Last of unfairly fired health workers ink deal with B.C. government
VICTORIA – The last of eight health researchers who were wrongfully fired by British Columbia’s government have reached an out-of-court deal, clearing the way for a report that could shed light on the murky fiasco.
Rebecca and William Warburton were among the drug-research workers who were fired in September 2012 amid allegations of inappropriate access to medical records that included possible criminal conduct.
Then-health minister Margaret MacDiarmid said at the time she was “disappointed” and “troubled” and had called in the RCMP about the abuse of drug-research information, including improperly using British Columbians’ personal medical information for research.
Media reports later showed the RCMP never investigated the allegations.
READ MORE: New documents show RCMP never investigated fired health researchers
One of the eight people fired, Roderick MacIsaac, later took his own life. In October 2014, Health Minister Terry Lake admitted the government was “heavy -handed” in firing the University of Victoria co-op student and he apologized for the stress and sadness MacIsaac’s family had endured.
Attorney General and Justice Minister Suzanne Anton said Tuesday the Warburtons had reached an out-of-court settlement with MacDiarmid and the province that will allow for the release of a second report into the firings.
“Obviously anything that the ombudsperson finds, any recommendations he makes, the government will take extremely seriously,” said Anton, declining to further discuss the financial resolution.
It’s unclear when ombudsperson Jay Chalke would release his report. Neither Chalke nor the Warburtons were available for comment by publication.
In a separate statement issued Tuesday, B.C.’s deputy attorney general Richard Fyfe said the province recognizes the investigation into the original allegations was flawed.
Some of those flaws were outlined in a 2014 report written by labour lawyer Marcia McNeil who found the investigation and decision-making process did not follow the Public Service Agency’s model for best practices into allegations and serious misconduct.
She also found that the integrity of the investigation was compromised when members of the ministry participated in the probe. McNeil said the allegations required broader scrutiny and the government should have considered an outside investigator.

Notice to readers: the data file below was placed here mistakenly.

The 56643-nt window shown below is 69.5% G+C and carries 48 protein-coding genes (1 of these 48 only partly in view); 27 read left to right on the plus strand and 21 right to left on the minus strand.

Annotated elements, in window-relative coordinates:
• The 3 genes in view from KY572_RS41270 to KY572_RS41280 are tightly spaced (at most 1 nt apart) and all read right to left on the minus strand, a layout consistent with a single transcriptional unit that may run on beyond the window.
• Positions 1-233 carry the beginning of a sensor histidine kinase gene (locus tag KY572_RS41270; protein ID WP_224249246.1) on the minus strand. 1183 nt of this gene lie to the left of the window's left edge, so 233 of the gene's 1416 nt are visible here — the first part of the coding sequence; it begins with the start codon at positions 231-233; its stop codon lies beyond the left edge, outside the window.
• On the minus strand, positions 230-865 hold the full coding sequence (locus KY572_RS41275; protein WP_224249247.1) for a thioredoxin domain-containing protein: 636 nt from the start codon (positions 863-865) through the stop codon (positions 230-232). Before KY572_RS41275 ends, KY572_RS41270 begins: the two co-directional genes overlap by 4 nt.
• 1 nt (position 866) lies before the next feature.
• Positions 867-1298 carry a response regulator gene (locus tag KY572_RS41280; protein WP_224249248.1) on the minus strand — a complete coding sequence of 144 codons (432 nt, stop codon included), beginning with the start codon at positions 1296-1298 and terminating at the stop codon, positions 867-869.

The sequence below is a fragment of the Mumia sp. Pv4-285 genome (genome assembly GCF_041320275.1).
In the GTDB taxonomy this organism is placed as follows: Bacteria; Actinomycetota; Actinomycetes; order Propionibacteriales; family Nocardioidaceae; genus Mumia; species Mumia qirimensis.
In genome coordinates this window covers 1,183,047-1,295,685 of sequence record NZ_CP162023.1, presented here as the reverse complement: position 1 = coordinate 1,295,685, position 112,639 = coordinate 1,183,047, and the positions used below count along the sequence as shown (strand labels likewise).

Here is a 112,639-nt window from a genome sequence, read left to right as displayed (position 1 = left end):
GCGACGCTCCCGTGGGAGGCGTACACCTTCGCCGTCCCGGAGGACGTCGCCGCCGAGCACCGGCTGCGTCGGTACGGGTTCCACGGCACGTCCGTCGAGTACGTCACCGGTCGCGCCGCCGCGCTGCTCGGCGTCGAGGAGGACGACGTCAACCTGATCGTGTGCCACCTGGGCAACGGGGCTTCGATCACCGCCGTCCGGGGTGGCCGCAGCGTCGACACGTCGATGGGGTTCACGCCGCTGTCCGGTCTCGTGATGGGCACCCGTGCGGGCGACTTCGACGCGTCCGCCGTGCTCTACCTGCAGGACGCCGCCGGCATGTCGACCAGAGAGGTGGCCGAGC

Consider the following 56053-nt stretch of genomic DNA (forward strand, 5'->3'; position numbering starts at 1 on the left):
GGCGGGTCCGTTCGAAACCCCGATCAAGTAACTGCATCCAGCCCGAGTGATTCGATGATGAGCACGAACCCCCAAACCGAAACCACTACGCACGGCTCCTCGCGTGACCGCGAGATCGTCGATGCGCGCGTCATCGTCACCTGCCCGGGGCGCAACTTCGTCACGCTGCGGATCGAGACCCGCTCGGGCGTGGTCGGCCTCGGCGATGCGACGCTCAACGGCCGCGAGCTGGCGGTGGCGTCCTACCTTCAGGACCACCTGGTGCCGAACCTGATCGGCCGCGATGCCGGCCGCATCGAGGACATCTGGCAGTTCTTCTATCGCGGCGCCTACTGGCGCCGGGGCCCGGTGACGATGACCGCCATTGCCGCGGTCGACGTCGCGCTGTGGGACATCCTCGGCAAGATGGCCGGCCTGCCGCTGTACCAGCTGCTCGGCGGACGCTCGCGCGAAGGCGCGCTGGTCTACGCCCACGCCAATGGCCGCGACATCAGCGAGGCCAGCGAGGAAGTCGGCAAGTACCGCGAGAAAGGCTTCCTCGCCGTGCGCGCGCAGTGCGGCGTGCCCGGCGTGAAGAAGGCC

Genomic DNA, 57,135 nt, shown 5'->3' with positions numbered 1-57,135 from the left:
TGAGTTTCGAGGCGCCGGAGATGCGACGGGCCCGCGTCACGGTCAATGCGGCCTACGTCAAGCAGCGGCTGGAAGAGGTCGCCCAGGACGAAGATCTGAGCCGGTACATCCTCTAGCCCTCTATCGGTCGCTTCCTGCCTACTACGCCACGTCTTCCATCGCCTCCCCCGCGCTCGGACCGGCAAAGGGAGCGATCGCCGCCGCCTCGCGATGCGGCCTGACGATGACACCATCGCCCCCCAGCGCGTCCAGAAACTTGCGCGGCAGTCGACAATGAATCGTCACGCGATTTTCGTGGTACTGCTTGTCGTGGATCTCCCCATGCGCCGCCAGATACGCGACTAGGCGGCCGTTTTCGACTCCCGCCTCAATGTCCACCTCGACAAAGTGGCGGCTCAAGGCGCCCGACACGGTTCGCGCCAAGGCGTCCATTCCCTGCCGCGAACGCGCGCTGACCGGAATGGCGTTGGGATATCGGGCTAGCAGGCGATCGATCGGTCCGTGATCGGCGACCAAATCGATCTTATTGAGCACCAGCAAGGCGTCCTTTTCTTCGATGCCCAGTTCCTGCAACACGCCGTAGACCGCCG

Yet, Fyfe also said the Warburtons acknowledged in the settlement that they had breached some rules and procedures.
“The province recognizes that such breaches were motivated by their intention to further the research goals of the Ministry of Health, and not for their own personal gain,” said Fyfe.
Opposition New Democrat Leader John Horgan accused the government in a statement of “misconduct and wrongdoing.”
“We’re a long way from getting any answers as to why this happened, what the total cost will be to taxpayers for all of the legal actions that the government has either initiated or has been brought against them,” he said in a separate interview.
“Three years, a loss of one life, the reputations of professionals besmirched and smeared by their own government and now finally we can say it’s no longer before the courts, but the public still is no further ahead in determining just what in the heck went wrong with the B.C. government and the B.C. Liberals in 2012.”
Horgan said the government must “come clean” and lay out what happened, why it happened, who made the decisions and what the final tab is going to be.
“I expect it’s going to be pretty high,” he said, referring to the undisclosed settlements and legal costs.
In a statement, Warburton said she was looking forward to resuming her work with the provincial government to protect people’s health.
“We have been exonerated and our reputations for acting honourably and in the public interest have been restored. It is clear from both the joint statement and the size of the cash settlement that the government shares our view,” she said.